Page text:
Bevan was delighted by the early draft but suggested expanding the world even more. “We said, ‘We’re interested in doing Polite Society but we don’t want to do it as a tiny, little movie,’” he remembers. “We wanted to do it as something much bigger, making it more genre-driven and including elements that would make it cinematic, unexpected, and generally a lot of fun to watch. So, we all worked on the script and upped the fight sequences, came up with the plot twist, and generally made it even madder.”
Manzoor hoped the film would feel like an ode to all the films that had shaped her, but she also wanted to see something on screen that she hadn’t experienced before. “I wanted to make this film for many reasons but predominantly so I could see a South Asian teenage girl as an action hero,” she shares. “I grew up loving the spectacle of action movies but feeling extremely left out, so this film is for my teenage self. South Asian characters are often relegated to shop owners and terrorists, token friends to the white leads. It meant everything to me to center the film around a South Asian girl – who is flawed and funny and kicks ass.”
Other members of the We Are Lady Parts team were equally excited to board the film including series producer John Pocock, who serves as a producer on Polite Society. “I was really keen to work on Polite Society with Nida after doing Lady Parts together,” he says. “I read it and thought it was so exciting and different. There was a lot of comedy, fight sequences, and drama. What a great project to work on!”
Also reuniting for the film were Lady Parts’ production designer Simon Walker, costume designer P.C. Williams, makeup artist Claire Carter, and editor Robbie Morrison, along with several cast members.
Director of photography Ashley Connor had not previously collaborated with Manzoor, although she had worked with Kaempfer on another film and the producer instinctively felt that Connor and Manzoor could create something visually spectacular together. “I’m very invested in telling stories for young women, and seeing this kind of heroine is really exciting to me,” says Connor of her attraction to the project. “The film is intelligent and doesn’t speak down to its audience. There’s a desire to change the ways and means by which we produce content, make films and TV shows, and somebody like Nida and her process are at the forefront of that change. She’s creating sets that have different energies on them, different motivations, and different means of collaborating and working.”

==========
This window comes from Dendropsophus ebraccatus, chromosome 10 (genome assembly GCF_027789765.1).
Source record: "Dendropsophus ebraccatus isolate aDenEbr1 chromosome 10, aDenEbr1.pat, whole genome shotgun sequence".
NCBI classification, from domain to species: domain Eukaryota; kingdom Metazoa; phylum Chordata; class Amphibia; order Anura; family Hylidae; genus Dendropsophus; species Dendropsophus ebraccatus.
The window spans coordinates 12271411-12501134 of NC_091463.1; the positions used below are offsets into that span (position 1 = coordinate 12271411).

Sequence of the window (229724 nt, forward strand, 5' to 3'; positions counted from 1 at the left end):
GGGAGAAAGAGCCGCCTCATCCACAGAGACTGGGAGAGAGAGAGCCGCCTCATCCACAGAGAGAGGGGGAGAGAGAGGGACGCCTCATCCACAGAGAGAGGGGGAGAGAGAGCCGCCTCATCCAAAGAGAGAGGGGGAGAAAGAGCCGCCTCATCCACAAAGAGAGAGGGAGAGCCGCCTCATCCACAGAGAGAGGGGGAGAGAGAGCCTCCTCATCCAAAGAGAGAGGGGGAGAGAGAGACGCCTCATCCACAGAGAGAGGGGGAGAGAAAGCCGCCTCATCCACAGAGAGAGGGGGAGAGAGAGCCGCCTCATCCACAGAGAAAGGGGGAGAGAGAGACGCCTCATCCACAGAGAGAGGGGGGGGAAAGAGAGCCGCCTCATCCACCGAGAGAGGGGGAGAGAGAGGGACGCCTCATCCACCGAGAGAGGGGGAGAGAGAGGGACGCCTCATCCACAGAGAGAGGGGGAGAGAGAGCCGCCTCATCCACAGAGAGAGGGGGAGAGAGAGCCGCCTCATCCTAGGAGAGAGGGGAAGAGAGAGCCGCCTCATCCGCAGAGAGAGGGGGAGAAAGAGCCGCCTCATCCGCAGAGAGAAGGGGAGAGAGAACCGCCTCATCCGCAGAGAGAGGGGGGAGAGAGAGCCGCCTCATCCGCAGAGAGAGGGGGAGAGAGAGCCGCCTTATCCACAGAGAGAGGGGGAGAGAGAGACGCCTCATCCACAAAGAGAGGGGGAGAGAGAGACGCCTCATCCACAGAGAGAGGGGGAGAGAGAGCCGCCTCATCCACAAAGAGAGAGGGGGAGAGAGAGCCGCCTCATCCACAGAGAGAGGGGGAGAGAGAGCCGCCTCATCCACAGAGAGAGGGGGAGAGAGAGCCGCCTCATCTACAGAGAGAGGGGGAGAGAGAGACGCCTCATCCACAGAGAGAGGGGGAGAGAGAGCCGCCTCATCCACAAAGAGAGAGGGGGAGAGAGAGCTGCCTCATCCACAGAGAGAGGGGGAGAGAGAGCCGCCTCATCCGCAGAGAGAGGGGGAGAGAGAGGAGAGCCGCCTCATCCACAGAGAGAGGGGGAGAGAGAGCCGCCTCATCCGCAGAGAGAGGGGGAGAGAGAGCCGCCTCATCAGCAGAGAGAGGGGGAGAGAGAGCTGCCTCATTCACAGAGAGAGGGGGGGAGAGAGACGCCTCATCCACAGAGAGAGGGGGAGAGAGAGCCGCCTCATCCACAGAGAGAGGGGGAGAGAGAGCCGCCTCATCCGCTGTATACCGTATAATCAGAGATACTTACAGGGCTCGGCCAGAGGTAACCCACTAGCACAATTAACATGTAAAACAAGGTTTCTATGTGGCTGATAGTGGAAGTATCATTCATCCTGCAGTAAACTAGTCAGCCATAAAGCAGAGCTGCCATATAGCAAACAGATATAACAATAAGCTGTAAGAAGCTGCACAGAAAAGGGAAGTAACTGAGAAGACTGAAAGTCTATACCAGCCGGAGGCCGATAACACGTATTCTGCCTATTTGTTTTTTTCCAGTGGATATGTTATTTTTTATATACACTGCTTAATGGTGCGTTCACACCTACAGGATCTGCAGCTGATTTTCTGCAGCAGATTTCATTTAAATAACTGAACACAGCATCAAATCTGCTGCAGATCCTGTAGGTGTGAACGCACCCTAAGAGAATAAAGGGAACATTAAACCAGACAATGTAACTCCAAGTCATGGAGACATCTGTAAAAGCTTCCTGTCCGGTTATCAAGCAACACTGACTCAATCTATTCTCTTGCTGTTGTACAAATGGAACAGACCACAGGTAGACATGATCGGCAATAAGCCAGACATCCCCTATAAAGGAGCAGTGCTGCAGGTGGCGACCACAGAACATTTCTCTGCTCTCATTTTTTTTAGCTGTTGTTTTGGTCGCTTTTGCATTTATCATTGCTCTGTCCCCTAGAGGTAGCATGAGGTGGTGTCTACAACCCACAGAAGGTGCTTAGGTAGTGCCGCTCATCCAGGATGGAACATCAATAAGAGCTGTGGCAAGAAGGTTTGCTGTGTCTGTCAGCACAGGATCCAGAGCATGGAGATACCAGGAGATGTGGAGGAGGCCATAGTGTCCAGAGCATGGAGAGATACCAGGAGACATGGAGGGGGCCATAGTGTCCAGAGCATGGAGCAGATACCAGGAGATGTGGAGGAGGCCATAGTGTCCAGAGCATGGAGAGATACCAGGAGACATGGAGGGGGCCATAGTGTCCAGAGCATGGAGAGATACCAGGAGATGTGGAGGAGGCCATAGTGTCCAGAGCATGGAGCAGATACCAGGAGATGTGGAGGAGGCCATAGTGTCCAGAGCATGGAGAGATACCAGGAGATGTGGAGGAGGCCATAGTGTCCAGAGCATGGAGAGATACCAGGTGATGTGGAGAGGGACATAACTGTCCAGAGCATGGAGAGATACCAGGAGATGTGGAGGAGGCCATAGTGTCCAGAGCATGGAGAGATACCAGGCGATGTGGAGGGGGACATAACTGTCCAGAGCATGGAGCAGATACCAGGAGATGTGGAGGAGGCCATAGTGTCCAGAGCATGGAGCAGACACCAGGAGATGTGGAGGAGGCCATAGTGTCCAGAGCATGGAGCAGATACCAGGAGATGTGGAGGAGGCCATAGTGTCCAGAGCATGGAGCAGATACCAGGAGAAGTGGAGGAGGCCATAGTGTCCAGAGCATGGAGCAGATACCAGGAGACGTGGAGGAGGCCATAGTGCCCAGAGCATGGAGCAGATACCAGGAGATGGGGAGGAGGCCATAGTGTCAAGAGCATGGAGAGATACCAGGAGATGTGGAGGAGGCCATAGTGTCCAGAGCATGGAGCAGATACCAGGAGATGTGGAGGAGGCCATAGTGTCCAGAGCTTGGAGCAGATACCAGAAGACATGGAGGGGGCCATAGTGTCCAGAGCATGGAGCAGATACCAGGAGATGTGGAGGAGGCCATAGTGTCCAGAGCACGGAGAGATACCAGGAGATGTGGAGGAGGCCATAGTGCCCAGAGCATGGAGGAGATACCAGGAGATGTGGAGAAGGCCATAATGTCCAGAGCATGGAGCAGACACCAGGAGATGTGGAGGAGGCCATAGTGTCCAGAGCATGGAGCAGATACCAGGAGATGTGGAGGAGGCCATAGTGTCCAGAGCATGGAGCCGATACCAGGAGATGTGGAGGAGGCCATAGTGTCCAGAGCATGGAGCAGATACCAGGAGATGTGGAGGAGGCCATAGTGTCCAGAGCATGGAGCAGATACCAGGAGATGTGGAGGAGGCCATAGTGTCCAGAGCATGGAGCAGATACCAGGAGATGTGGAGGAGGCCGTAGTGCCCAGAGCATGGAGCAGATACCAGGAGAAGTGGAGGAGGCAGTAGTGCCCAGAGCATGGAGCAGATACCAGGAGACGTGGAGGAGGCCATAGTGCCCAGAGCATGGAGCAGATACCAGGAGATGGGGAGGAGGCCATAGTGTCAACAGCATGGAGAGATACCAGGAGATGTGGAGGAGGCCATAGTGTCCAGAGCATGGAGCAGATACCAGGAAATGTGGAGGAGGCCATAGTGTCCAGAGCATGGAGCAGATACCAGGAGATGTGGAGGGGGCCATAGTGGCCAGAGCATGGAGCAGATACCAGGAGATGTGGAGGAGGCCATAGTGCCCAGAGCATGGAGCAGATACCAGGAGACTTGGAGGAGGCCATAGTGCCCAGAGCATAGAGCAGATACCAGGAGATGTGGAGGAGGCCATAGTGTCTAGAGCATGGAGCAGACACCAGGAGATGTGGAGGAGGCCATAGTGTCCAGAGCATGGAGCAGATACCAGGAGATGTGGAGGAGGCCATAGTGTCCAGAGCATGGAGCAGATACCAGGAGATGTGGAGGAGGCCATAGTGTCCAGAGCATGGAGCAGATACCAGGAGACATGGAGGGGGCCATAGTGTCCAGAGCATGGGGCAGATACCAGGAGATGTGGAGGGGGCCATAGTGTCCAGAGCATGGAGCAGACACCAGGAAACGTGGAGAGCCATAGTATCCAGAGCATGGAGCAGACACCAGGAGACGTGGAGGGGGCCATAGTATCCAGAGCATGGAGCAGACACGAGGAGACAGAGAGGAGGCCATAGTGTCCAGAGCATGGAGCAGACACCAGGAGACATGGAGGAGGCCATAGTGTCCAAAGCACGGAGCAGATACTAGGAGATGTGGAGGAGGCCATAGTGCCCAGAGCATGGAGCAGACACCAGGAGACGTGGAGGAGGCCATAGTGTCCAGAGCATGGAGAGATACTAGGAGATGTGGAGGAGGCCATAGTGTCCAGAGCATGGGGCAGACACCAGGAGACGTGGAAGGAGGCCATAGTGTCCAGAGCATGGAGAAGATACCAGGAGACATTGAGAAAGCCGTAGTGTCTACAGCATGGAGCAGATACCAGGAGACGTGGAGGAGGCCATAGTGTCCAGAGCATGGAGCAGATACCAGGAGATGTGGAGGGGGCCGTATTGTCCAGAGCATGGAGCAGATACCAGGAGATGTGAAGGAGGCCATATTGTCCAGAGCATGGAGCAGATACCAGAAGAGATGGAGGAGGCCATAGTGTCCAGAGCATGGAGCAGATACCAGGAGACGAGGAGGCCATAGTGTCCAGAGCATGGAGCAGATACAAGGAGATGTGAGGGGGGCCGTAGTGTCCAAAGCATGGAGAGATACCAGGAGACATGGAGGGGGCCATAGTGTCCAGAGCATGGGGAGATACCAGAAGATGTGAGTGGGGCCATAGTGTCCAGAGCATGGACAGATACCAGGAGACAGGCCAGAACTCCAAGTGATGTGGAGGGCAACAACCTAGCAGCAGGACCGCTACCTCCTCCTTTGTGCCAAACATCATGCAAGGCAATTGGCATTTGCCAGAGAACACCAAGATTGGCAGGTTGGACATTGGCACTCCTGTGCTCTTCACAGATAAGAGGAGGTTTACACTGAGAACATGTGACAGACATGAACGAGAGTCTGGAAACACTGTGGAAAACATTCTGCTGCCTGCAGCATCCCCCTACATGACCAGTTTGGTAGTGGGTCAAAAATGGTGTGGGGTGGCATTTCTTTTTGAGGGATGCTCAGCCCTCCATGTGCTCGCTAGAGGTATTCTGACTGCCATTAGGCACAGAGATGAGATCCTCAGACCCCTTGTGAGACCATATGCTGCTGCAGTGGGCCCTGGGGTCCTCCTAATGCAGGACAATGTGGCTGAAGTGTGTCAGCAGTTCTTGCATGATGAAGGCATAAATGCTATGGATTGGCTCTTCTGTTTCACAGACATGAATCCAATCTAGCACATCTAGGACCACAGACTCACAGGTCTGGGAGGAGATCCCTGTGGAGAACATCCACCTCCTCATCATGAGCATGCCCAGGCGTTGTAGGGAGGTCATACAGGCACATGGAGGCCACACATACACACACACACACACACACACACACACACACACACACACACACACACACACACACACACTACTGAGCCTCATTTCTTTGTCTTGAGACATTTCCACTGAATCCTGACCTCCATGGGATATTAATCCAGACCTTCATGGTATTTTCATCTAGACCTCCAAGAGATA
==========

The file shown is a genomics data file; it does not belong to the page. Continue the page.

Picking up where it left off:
Priya Kansara remembers being struck by the script immediately. “I thought, ‘This is the craziest thing I’ve ever read!” she says. “It was so fresh and I’d never read anything like it before. The beauty of this film is that it has so many references and so many nods to different types of cinema and through Ria, I got to experience all of that. It was like doing seven movies in one because I got to do the stunts and the fighting, I got to dance, ride bikes, scale buildings and be torture-waxed and play all the way from funny to incredibly emotional. It was really fun to have such versatility in one project.”
Nida Manzoor is a British filmmaker who wrote, directed, and created all the original music for her series We Are Lady Parts, which premiered on Peacock/Channel 4 in 2021. The series is an anarchic and irreverent musical comedy following an all-female Muslim punk band, told through the eyes of a geeky Ph.D. student who is reluctantly recruited to be their lead guitarist. The show was renewed for a second season. We Are Lady Parts has been nominated for a Gotham Independent Film Award, and an Independent Spirit Award, and has won a 2022 Peabody Award and the 2022 BAFTA Award for Best Comedy Writer.
Manzoor’s debut feature with Focus Features and Working Title, Polite Society, premiered at the 2023 Sundance Film Festival. The boisterous and original action comedy follows a British Pakistani teenager (and aspiring stuntwoman) who attempts to save her older sister from a semi-arranged marriage by performing an elaborate heist.